I spent a week hiking in Yellowstone National Park and Grand Teton National Park with my sister in September. If you have never done this it is a great way to enjoy the beautiful country we are so fortunate to live in. I will warn you, make sure you wear comfortable hiking boots that have already been broken in, carry bear spray (we didn’t need it this time, though), and pack for all types of weather. When I arrived, it was almost 80 degrees, and three days later we were hiking in snow! But it was so worth it, I would do it again in a heartbeat.
Since I had not spent a lot of time hiking in national parks, I learned a lot on this trip, such as: Hikers climbing up have the right of way; never ever leave a speck of food when eating in the forest; wear lots of layers of clothing; and always have a trail map with you, but don’t believe everything that is printed about the trail! Early on we decided to hike to Mystic Falls, located in the Biscuit Basin in Yellowstone. According to the trail book, it was rated “easy.” Well, it started out that way and ended that way, but the two miles in between were anything but “easy”! At one point I called out my sister’s name, and I received an immediate response of, “I cannot talk.” When I got to the spot she was at and saw what was ahead, all I could say was, “Oh, shoot!” The trail was about 12 inches wide and wet/slippery from the snow overnight, and if you looked to the left, there was a 1,000-plus-foot drop! Shortly after we managed our way through that section, there was a fork in the trail and absolutely no signage telling us which way we were supposed to go. I learned the national park trails have pretty good signage if the signs are still there and legible! Some are missing, some have been defaced, and some are so distressed from years of weather that they are unreadable. So we pulled out our trusty trail map (remember, this trail was ranked “easy”) and made an educated decision to go right. We eventually found the most beautiful falls you can imagine.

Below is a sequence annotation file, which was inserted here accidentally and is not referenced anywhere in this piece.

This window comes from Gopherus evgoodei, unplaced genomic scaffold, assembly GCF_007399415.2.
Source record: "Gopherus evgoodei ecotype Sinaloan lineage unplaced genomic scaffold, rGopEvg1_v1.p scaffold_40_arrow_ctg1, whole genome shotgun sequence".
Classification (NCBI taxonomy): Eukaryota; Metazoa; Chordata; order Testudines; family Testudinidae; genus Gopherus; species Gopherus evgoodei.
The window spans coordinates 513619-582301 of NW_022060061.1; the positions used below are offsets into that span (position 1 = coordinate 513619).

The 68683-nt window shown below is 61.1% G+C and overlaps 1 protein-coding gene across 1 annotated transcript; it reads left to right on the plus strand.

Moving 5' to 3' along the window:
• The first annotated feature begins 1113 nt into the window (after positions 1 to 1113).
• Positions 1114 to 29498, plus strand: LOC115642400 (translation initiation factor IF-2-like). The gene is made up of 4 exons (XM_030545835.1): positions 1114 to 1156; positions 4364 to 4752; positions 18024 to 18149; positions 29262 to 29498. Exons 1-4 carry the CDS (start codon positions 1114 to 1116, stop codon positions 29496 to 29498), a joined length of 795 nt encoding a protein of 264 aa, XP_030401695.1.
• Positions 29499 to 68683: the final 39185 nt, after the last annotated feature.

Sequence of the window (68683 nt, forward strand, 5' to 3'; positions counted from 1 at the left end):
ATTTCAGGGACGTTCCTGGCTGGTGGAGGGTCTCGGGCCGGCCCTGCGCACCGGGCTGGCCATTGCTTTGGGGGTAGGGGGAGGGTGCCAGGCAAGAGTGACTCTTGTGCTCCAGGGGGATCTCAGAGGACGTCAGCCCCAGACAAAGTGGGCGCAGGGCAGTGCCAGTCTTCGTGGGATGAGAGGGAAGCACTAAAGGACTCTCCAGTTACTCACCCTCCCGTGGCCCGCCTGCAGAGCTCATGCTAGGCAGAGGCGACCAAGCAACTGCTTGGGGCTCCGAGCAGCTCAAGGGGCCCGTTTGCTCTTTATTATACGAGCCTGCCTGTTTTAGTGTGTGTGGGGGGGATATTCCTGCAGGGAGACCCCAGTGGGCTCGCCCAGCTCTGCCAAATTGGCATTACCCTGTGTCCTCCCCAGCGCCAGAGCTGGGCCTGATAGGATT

As you navigate your way through all the changes our industry has experienced over the past 10 years—think of compliance regulations, board governance, profitability, mergers and acquisitions, information technology, taxes, human resources, accounting, and the list goes on—how many times have you felt like I did? This should be “easy,” but once you get in the middle of it, that is the furthest thing from your mind. And as you know, there are not always clear directions to help you navigate a change. Know that Wipfli’s professional team of 120+ financial institution dedicated associates are here to support you and your team as you navigate your next change. And if you ever get the chance to hike in one of our state or national forests, please share your adventures with me so I can plan my next trip!